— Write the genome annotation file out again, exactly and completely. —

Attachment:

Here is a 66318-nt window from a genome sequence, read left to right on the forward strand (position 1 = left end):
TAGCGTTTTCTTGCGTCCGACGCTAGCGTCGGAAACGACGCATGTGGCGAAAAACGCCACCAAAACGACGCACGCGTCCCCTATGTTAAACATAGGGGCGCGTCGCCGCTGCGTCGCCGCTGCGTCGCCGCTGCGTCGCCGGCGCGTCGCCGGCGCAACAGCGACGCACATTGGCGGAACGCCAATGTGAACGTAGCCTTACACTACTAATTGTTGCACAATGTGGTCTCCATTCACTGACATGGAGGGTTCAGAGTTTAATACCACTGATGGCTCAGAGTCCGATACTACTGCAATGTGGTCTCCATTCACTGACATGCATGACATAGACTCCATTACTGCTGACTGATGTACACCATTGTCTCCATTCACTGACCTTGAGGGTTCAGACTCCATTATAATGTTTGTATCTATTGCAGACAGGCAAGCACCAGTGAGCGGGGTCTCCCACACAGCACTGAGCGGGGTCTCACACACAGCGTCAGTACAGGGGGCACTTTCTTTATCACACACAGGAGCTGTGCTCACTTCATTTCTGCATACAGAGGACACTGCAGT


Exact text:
Here is a 66318-nt window from a genome sequence, read left to right on the forward strand (position 1 = left end):
TAGCGTTTTCTTGCGTCCGACGCTAGCGTCGGAAACGACGCATGTGGCGAAAAACGCCACCAAAACGACGCACGCGTCCCCTATGTTAAACATAGGGGCGCGTCGCCGCTGCGTCGCCGCTGCGTCGCCGCTGCGTCGCCGGCGCGTCGCCGGCGCAACAGCGACGCACATTGGCGGAACGCCAATGTGAACGTAGCCTTACACTACTAATTGTTGCACAATGTGGTCTCCATTCACTGACATGGAGGGTTCAGAGTTTAATACCACTGATGGCTCAGAGTCCGATACTACTGCAATGTGGTCTCCATTCACTGACATGCATGACATAGACTCCATTACTGCTGACTGATGTACACCATTGTCTCCATTCACTGACCTTGAGGGTTCAGACTCCATTATAATGTTTGTATCTATTGCAGACAGGCAAGCACCAGTGAGCGGGGTCTCCCACACAGCACTGAGCGGGGTCTCACACACAGCGTCAGTACAGGGGGCACTTTCTTTATCACACACAGGAGCTGTGCTCACTTCATTTCTGCATACAGAGGACACTGCAGT